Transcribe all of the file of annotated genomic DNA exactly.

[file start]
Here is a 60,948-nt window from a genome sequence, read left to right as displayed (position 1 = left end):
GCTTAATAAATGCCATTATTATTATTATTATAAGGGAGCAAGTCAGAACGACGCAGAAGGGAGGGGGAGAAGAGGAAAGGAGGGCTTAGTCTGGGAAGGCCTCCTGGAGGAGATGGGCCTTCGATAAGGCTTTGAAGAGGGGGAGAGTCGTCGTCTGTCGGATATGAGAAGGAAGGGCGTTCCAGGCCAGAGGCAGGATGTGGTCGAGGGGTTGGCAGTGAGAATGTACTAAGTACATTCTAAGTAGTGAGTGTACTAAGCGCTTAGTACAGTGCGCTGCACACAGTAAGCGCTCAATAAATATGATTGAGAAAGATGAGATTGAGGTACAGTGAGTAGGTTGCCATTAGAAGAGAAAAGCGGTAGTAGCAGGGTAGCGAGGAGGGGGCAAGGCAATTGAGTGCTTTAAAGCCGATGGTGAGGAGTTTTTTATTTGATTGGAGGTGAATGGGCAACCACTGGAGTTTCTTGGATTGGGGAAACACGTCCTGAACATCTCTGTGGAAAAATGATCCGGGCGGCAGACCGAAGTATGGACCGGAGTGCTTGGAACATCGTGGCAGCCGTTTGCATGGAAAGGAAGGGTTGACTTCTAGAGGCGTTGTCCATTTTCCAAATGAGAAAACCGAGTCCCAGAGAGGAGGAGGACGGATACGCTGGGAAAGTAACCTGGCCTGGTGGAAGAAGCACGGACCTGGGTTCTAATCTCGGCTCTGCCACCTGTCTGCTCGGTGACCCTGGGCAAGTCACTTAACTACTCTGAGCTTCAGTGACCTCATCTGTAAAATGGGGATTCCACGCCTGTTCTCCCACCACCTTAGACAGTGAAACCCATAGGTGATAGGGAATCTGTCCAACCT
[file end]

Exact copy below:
Here is a 60,948-nt window from a genome sequence, read left to right as displayed (position 1 = left end):
GCTTAATAAATGCCATTATTATTATTATTATAAGGGAGCAAGTCAGAACGACGCAGAAGGGAGGGGGAGAAGAGGAAAGGAGGGCTTAGTCTGGGAAGGCCTCCTGGAGGAGATGGGCCTTCGATAAGGCTTTGAAGAGGGGGAGAGTCGTCGTCTGTCGGATATGAGAAGGAAGGGCGTTCCAGGCCAGAGGCAGGATGTGGTCGAGGGGTTGGCAGTGAGAATGTACTAAGTACATTCTAAGTAGTGAGTGTACTAAGCGCTTAGTACAGTGCGCTGCACACAGTAAGCGCTCAATAAATATGATTGAGAAAGATGAGATTGAGGTACAGTGAGTAGGTTGCCATTAGAAGAGAAAAGCGGTAGTAGCAGGGTAGCGAGGAGGGGGCAAGGCAATTGAGTGCTTTAAAGCCGATGGTGAGGAGTTTTTTATTTGATTGGAGGTGAATGGGCAACCACTGGAGTTTCTTGGATTGGGGAAACACGTCCTGAACATCTCTGTGGAAAAATGATCCGGGCGGCAGACCGAAGTATGGACCGGAGTGCTTGGAACATCGTGGCAGCCGTTTGCATGGAAAGGAAGGGTTGACTTCTAGAGGCGTTGTCCATTTTCCAAATGAGAAAACCGAGTCCCAGAGAGGAGGAGGACGGATACGCTGGGAAAGTAACCTGGCCTGGTGGAAGAAGCACGGACCTGGGTTCTAATCTCGGCTCTGCCACCTGTCTGCTCGGTGACCCTGGGCAAGTCACTTAACTACTCTGAGCTTCAGTGACCTCATCTGTAAAATGGGGATTCCACGCCTGTTCTCCCACCACCTTAGACAGTGAAACCCATAGGTGATAGGGAATCTGTCCAACCT